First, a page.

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Ron DeSantis and his wife, Casey DeSantis, joined President Donald Trump and Vice President Mike Pence for a rally in Pensacola.

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5 things to expect at Donald Trump’s rally in Panama City

Prepare yourselves.

President Donald Trump will host a rally at the Aaron Bessant Park Amphitheater on Wednesday in Panama City. So what should attendees expect? A #MAGA rally doesn’t hold to the script as tightly as many political events, but you can count on characteristic spectacle.

We spoke with some of the political figures planning to attend and here’s what they told us to expect at the 7 p.m. event.

  • Touting Hurricane Recovery Money?

Well, this feels less certain than ever, but it’s quite clear many Panhandles leaders hope for it. “I’m very hopeful because I don’t think he’d be coming here with bad news,” Panama City Mayor Greg Brudnicki told the Panama City News-Herald. Indeed, Politico reports a number of Florida GOP elected officials have strongly advised Trump not to arrive empty-handed. That apparently includes Gov. Ron DeSantis, who told the USA Today Network“Why would you want to come unless you are going to announce more good news?”

Congressional leaders say they are near to a deal regarding disaster relief, but Trump himself threw some cold water on that this week. The sticking point in negotiations remains Puerto Rico funding, and Trump said this week maintained a Twitter feud with the storm-ravaged island.

Still, a stop in Panama City, which took the brunt of Hurricane Michael damage, seems the perfect place for Trump to trumpet progress. That depends, of course, on a dealing being struck by then. We’re guessing the topic comes up either way.

  • Major Crowds

Packing the house has long been a tradition for Trump, even when polls showed weakening support in 2016. So expect a serious show of strength as the President arrives in Florida’s conservative Panhandle. “I predict a larger, more enthusiastic crown than [Joe] Biden could draw by several multiples,” said U.S. Rep. Matt Gaetz, a Fort Walton Beach Republican.

The Trump ally of course taunted the former Vice President and Democratic frontrunner. Attendees can probably expect more of that too.

  • A Visit by the Governor

DeSantis owes much of his success, particular in last year’s GOP gubernatorial primary, to the President. As the Governor rides a wave of post-election popularity and a successful first session, he plans to return the favor.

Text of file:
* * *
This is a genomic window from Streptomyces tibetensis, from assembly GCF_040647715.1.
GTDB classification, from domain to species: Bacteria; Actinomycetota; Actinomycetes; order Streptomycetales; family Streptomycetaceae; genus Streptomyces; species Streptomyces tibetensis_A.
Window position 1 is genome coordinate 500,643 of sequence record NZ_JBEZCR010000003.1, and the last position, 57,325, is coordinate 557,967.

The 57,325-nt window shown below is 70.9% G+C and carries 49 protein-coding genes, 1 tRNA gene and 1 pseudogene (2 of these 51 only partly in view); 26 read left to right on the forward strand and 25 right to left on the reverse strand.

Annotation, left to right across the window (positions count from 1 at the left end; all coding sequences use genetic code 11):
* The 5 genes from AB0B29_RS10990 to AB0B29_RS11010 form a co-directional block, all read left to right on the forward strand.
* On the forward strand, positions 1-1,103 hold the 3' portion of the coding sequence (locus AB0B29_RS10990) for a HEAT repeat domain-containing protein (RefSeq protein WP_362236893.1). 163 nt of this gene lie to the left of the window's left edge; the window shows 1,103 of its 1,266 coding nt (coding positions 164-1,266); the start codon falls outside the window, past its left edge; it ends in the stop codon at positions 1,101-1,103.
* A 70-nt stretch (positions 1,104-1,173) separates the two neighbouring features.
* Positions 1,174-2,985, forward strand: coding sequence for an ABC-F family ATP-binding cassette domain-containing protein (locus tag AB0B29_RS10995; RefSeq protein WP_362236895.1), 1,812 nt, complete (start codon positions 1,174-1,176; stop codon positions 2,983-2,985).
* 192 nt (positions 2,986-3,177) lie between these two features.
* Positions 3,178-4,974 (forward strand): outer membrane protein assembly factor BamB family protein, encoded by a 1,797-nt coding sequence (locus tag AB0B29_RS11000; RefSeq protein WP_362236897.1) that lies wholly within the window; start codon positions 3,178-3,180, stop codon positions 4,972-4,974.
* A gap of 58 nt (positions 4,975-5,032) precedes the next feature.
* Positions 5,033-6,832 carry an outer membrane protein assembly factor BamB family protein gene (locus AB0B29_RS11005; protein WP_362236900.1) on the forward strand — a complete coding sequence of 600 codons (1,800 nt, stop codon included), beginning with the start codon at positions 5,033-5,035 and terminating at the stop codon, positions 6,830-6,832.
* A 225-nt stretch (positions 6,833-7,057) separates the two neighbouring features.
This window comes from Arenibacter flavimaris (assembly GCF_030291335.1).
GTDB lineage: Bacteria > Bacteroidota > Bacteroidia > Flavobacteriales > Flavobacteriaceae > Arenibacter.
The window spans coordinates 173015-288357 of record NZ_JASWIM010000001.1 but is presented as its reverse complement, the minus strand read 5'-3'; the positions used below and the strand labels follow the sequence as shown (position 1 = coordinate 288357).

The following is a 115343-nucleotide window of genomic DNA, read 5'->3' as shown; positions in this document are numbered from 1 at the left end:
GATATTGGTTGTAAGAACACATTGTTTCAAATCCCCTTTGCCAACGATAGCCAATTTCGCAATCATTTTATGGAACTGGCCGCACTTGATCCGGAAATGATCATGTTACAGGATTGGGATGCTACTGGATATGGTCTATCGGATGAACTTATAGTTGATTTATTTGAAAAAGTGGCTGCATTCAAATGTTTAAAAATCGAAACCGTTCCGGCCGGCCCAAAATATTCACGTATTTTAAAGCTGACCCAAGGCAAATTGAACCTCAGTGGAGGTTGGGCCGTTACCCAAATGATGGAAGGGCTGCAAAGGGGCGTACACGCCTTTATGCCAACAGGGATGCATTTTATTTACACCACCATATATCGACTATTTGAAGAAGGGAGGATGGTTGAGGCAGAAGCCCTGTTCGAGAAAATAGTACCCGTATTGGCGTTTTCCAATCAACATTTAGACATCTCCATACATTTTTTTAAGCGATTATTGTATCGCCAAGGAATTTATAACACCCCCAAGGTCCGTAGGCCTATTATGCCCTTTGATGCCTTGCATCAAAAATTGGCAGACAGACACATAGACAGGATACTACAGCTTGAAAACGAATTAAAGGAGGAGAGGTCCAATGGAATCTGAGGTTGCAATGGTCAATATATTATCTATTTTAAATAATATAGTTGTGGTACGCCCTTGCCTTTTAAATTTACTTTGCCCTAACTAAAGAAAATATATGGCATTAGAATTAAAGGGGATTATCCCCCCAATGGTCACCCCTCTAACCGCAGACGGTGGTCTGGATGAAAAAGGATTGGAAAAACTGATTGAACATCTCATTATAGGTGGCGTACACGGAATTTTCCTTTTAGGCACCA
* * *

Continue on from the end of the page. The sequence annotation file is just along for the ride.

Republican Party of Florida Chair Joe Gruters confirms DeSantis will address the crowd. DeSantis and Gaetz for the moment hold the prominent spots on the program before Trump takes the stage.

Notably, DeSantis attended a meeting with Trump, Gaetz and Health and Human Service Secretary Alex Azar about a Florida drug importation planThe president has supported the move, a priority for the new governor and one already approved by the state, so the two men will be able to tout progress together on that front.

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  • Throwing Down a Gauntlet

This rally serves as the first presidential campaign stop in Florida before the President faces a re-election vote in 2020. He has campaigned in the Pensacola area while driving up energy for a Senate race. But this event will be about Trump staking his claim in the state he calls a second home.

“This will be the first one of many, many, many trips to Florida,” Gruters promises.

In 2016, some 71 percent of Bay County voters went for Trump, according to the Pensacola News-Journal. Considering the state went to Trump by 1.2 percent, it’s pivotal he see turnout in areas like the Panhandle next fall if he wants Florida’s electoral votes in his column again.

  • A Kind Reception

While polls show Trump has taken a hit since the release of the Muller Report, that doesn’t mean he’s not an odds-on favorite to win the Panhandle. “Northwest Florida has been a victory lane for Republican Governors, Senators and Presidents,” Gaetz boasts. “We’re proud to do it. And we love President Trump.”

Expect Florida to be a swing state in 2020. But the Panhandle will be Trump Country on Wednesday and through November. There’s high expectations outside the arena for news on a disaster recovery deal. But that doesn’t mean the red hat adorning crowd inside the venue today will feel anxious to hold the President responsible.

Written By

Jacob Ogles has covered politics in Florida since 2000 for regional outlets including SRQ Magazine in Sarasota, The News-Press in Fort Myers and The Daily Commercial in Leesburg. His work has appeared nationally in The Advocate, Wired and other publications. Events like SRQ’s Where The Votes Are workshops made Ogles one of Southwest Florida’s most respected political analysts, and outlets like WWSB ABC 7 and WSRQ Sarasota have featured his insights. He can be reached at jacobogles@hotmail.com.

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